Monday, June 25, 2007

Amelia Earhart on KHAQQ

Amelia Earhart was declared dead on January 5th 1939. Her story as a pilot is well known and well covered elsewhere and I'll avoid repeating it here. What we care about are only the arcane details of radio am I right?

Her plane vanished near Howland Island in the Pacific, that too is well-known. Radio contact was lost and then so was she and her plane the Electra. Her last voice transmission received on Howland indicated Earhart and Noonan were en route to land at Howland Island to refuel. they sent position and fuel data by voice and Morse code. After many failed attempts to hail Howland, they ceased to transmit. transcripts indicate that they could not orient themselves because they were not receiving signals. Why?
The U.S. Coast Guard ship the Itasca had been standing off Howland Island for some days to act as a radio contact for Amelia. Radio communications in the area were very poor because the Itasca was overwhelmed with commercial radio traffic that the flights publicity had generated. Perhaps the plane was also inundated? (Transcript here) At 20:14 GMT She broadcast on 3105 and 6210 KHz "KHAQQ calling Itasca. We must be on you but cannot see you...gas is running low..."

It is also interesting to note that in a feat of short sightedness killed their own radio. They had on board a modified superheterodyne receiver of the highest sensitivity an early radio compass. But ditched it to spare the plane 30 lbs of ballast. This left her with only her all-wave receiver, connected to a directional loop antenna. Because of the bidirectional nature of a loop, signals are loudest when the plane is headed in two directions say east and west. They will disappear when the plane is headed perpendicular to that, north or south in that example. This is how bearings are taken, but note that as a basic means of direction finding it fails. (loop visible in the pics)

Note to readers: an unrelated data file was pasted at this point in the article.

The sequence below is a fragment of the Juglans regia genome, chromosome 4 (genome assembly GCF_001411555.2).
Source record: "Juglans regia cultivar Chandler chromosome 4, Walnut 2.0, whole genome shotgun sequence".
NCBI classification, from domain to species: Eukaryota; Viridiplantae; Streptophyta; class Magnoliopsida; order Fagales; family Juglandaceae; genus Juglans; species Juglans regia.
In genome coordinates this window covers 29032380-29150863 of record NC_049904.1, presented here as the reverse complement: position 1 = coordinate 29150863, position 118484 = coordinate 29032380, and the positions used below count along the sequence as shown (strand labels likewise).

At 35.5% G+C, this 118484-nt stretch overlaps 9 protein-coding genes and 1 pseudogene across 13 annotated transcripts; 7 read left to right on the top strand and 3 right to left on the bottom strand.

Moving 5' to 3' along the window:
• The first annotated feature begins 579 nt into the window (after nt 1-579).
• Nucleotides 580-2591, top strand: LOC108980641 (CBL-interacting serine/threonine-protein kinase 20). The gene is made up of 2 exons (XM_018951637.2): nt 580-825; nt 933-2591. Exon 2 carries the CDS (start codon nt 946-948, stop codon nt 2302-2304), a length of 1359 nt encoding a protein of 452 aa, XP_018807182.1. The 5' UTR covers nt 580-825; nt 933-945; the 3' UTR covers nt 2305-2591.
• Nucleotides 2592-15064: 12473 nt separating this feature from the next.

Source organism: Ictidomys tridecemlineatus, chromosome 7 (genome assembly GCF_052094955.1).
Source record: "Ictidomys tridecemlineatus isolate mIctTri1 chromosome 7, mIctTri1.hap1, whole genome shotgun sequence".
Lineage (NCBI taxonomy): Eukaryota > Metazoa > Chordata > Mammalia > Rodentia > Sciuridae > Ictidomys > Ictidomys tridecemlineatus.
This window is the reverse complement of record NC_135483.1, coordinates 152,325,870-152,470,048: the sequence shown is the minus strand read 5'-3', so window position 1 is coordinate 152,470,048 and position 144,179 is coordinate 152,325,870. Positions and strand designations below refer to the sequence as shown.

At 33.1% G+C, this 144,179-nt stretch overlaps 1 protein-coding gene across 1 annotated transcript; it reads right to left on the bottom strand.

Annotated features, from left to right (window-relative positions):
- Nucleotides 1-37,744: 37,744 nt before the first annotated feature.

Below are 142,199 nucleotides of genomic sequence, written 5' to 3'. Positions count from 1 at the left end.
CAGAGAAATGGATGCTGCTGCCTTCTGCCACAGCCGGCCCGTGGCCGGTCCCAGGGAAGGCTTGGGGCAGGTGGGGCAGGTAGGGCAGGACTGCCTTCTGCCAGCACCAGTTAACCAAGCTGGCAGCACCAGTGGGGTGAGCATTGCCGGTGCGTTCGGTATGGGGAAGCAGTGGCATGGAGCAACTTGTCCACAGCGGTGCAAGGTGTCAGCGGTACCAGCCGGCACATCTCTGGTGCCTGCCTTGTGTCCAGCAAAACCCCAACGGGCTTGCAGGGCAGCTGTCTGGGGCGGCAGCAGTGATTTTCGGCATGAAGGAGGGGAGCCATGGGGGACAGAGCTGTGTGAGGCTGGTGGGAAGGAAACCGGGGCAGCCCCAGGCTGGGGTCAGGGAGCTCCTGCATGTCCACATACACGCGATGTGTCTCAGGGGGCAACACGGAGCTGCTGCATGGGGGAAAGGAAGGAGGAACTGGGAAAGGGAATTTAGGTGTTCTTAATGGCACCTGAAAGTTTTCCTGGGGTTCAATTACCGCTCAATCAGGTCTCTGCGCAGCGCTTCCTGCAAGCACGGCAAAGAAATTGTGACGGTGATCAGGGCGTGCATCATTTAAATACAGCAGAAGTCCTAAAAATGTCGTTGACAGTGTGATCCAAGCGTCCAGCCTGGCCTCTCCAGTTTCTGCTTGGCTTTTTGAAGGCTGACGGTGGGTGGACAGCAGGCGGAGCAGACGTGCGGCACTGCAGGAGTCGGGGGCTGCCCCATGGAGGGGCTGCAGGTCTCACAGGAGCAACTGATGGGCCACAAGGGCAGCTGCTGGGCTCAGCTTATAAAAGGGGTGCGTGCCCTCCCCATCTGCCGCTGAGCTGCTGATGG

Also important to note that she not wanting to share credit with a man, installed the radio in her compartment and not that of her male navigator. Yes, the navigator had no access to the navigational equipment...
Directional bearings taken on some of the signals by Pan American Airways stations around the Pacific seemed to indicate that the transmissions originated from the area of the Phoenix Group of islands, which lie about 350 miles southeast of Howland but distress calls from the downed Electra, were received by operators across the Pacific indication other locations. Some must be hoaxes of course. And also the radio would have to have been powered by the battery in the plane, which is charged by the engine.. i.e. there was still gas left.

What's often ignored is that Earhart knew little of direction finding by radio and more often used a sextant. The frequencies she was using were not well suited to direction finding. She had actually ditched her low-frequency reception and transmission equipment at her last depot. That hardware might have enabled Itasca to locate her.
The supposed distress signals from the plane were heard intermittently for up to five days following the last transmission received by the Itasca.

None of them none of them allowed search parties to find the location of the downed plane. Incredibly, a couple of short wave radio listeners on the US mainland may have heard distress calls on upper harmonic frequencies. On shortwave frequencies this has been known to occur. Notably in Rock Springs, WY, 16 year old Dana Randolph, heard "This is Amelia Earhart. Ship is on a reef south of the equator.'' And near Tampa, FL 15-year-old Betty Klenck heard Earhart's followed by pleas for help as well. but Betty listened for hours, taking notes in a school composition notebook so we have that record today. That uniquely has an air of legitimacy despite the freakish reception scenario.

This book was written by Paul Rafford, Jr, a Pan Am radio engineer and is more technical in its historical account due to his background. Well worth reading.